August 2023
Volume 23, Issue 9
Open Access
Vision Sciences Society Annual Meeting Abstract  |   August 2023
Fixational instability impedes visually-guided behaviors in patients with amblyopia
Author Affiliations & Notes
  • Sunwoo Kwon
    Herbert Wertheim School of Optometry & Vision Science, UC Berkeley
  • Dennis Levi
    Herbert Wertheim School of Optometry & Vision Science, UC Berkeley
    Helen Wills Neuroscience Institute
  • Footnotes
    Acknowledgements  CIVO Fellowship, NEI R21 EY030609
Journal of Vision August 2023, Vol.23, 5776. doi:
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      Sunwoo Kwon, Dennis Levi; Fixational instability impedes visually-guided behaviors in patients with amblyopia. Journal of Vision 2023;23(9):5776.

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      © ARVO (1962-2015); The Authors (2016-present)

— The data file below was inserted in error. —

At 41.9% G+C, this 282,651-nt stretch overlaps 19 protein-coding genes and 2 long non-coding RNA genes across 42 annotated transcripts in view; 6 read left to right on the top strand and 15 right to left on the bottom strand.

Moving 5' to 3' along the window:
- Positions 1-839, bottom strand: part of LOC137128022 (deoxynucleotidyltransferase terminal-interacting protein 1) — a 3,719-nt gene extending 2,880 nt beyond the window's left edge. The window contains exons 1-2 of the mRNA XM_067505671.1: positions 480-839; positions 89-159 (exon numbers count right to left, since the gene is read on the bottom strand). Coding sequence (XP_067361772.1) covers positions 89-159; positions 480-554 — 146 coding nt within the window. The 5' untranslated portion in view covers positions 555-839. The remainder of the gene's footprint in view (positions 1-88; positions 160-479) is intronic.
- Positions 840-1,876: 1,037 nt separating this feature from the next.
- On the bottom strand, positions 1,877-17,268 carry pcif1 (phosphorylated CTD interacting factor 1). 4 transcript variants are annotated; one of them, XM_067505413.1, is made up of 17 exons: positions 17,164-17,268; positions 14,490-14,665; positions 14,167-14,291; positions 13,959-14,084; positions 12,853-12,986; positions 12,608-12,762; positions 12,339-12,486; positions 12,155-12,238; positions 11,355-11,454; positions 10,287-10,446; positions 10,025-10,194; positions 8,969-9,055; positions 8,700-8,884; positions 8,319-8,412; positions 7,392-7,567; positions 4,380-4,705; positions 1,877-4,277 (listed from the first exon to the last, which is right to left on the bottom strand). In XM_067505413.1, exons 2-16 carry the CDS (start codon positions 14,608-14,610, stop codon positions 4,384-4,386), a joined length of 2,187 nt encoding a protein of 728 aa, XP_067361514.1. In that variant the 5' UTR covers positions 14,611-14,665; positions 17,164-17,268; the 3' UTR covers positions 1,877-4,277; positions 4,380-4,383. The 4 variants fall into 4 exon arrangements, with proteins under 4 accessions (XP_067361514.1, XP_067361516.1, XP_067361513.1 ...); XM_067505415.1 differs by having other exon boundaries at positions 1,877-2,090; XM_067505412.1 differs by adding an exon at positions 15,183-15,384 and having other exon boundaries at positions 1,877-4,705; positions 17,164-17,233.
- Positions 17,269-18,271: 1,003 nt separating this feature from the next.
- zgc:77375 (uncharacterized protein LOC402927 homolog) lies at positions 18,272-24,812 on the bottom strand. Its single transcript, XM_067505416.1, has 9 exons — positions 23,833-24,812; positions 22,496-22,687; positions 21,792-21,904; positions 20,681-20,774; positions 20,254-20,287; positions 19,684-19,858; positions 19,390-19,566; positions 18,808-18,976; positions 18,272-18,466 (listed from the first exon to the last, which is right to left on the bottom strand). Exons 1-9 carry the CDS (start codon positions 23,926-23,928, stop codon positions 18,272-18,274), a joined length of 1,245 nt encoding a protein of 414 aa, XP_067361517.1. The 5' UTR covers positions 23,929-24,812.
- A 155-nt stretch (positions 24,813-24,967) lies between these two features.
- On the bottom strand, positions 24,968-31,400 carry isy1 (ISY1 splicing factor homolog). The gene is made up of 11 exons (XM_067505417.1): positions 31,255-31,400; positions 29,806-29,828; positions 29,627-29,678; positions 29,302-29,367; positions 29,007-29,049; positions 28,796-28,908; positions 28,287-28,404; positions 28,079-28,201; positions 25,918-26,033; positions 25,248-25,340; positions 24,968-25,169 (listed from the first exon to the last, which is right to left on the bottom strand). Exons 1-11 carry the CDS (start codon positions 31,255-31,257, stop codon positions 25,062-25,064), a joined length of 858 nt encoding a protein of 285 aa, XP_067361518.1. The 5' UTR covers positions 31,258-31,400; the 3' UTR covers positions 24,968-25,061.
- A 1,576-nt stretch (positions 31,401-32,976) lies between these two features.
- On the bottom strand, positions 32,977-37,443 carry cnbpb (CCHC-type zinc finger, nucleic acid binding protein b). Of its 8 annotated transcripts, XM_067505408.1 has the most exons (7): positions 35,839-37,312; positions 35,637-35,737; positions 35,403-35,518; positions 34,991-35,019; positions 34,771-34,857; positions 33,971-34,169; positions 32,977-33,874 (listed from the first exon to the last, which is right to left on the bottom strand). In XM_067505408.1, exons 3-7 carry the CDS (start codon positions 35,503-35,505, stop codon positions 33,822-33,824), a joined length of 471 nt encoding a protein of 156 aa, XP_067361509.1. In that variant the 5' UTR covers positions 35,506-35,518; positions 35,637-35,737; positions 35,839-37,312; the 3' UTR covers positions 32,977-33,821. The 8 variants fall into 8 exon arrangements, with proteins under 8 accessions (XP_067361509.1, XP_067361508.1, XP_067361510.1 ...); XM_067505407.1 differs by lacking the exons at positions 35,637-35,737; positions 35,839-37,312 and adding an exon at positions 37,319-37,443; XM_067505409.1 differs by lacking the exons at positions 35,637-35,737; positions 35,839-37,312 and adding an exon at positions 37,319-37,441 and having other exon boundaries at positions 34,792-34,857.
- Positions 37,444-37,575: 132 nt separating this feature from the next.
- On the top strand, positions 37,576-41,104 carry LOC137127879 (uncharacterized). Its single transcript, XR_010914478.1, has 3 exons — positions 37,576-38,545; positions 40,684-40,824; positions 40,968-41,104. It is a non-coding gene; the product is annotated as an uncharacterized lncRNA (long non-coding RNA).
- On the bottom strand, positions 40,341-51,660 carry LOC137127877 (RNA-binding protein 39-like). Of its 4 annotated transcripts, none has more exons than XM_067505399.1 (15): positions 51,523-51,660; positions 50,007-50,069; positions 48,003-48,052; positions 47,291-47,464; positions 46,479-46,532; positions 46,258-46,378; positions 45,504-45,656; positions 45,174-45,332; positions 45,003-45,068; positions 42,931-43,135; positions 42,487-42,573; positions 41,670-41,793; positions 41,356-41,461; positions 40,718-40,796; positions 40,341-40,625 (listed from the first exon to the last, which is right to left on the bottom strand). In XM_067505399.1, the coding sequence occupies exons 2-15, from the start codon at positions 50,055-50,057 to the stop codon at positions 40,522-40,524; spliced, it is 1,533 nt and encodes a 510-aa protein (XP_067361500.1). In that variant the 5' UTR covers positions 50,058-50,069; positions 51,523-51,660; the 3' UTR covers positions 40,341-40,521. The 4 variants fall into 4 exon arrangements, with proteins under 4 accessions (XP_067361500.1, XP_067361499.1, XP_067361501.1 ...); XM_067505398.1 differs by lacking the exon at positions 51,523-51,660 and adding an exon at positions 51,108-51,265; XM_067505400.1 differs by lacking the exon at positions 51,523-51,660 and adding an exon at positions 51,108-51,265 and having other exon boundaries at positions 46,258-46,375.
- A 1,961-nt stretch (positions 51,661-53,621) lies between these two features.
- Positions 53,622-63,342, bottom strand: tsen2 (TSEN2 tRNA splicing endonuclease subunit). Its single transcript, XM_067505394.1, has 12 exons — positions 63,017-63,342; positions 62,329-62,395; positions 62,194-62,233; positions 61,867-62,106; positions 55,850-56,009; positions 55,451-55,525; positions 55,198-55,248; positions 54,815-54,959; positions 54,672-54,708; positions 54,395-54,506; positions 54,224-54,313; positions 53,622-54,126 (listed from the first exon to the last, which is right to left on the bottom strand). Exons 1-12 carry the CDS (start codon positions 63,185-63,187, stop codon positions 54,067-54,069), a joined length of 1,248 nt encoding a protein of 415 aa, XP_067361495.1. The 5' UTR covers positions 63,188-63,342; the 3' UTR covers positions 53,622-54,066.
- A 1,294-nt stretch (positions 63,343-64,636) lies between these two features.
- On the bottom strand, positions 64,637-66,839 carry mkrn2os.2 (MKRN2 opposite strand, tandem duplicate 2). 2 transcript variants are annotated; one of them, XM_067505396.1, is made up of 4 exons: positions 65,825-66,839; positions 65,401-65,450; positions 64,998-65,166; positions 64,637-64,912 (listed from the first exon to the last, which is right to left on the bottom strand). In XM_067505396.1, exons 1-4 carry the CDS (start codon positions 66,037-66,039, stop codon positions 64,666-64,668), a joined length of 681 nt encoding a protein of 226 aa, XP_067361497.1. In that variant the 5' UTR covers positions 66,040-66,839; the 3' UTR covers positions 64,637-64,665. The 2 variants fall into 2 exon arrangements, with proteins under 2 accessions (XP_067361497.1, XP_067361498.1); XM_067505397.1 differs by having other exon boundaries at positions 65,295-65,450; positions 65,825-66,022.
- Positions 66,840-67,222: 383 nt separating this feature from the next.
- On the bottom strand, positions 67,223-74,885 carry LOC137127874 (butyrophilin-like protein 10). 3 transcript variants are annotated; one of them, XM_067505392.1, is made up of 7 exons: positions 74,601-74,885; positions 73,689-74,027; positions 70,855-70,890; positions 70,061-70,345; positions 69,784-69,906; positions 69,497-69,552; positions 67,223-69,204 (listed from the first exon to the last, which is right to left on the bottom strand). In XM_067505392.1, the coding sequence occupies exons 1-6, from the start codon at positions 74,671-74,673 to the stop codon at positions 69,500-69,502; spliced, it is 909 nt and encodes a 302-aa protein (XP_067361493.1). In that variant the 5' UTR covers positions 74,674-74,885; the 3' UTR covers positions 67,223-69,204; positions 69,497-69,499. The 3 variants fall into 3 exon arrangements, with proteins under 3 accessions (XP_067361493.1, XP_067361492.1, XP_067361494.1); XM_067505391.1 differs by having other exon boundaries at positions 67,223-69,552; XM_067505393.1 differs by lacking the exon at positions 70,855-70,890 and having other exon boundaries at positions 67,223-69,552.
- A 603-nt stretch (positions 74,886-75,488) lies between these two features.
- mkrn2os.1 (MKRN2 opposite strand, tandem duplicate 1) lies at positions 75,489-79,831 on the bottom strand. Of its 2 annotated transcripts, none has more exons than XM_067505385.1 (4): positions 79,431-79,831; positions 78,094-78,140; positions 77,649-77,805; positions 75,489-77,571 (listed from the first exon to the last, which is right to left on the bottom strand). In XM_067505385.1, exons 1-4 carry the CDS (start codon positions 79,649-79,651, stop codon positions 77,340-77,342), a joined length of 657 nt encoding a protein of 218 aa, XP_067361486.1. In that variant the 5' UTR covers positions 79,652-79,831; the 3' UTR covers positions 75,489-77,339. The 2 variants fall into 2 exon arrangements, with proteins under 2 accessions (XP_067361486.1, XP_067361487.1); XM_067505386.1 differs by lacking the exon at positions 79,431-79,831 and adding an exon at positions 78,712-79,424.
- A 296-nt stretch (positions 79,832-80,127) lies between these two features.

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Coordinated binocular fixation is required for single perception of objects at high resolution. During fixation, fixational eye movements (FEMs) are not only crucial for enhancing visual acuity, but also for optimizing goal-directed behaviors. Compromised FEMs result in visual impairments, e.g., in visual acuity, CSF, diplopia, etc. Such failures are detrimental for tasks that require fine spatial vision (i.e., visual search). Although the frequency of FEMs increases significantly with increasing search demand tasks, it is not clear how abnormal FEMs contribute to visually-guided behaviors in complex visual search. In addition, with larger fixational instabilities (i.e., amblyopia), it is not clear whether the two eyes behave similarly in a conjugate fashion. Here, we set out to determine: 1) the relationship between dominant (fellow) and non-dominant (amblyopic) eyes across various oculomotor characteristics, and 2) the role of FEMs on subsequent visually-guided behavior during visual search. Neurotypical and amblyopic participants viewed naturalistic stimuli – a filtered version of “Where’s Waldo” – while performing a visual search task with varying levels of crowding. Amblyopic participants showed slower FEMs and saccade latencies with the amblyopic eye compared to the fellow eye, but neurotypicals only showed the same trend on FEMs. In addition, fixational instability was different between the two eyes in both populations. Furthermore, larger fixational instability was significantly correlated with a decrease in the first saccade landing accuracy at the peripheral target in both groups. Importantly, saccade landing accuracy improved with a reduction in crowding at the target. While fixational instability was not correlated with reaction times (RTs), decrease in crowding also decreased RTs in both populations. Binocular viewing significantly reduced the difference in fixational instability between the two eyes in both neurotypical and amblyopic participants. Our work demonstrates that fixational instability and binocular viewing conditions play an important role in subsequent oculomotor behavior.


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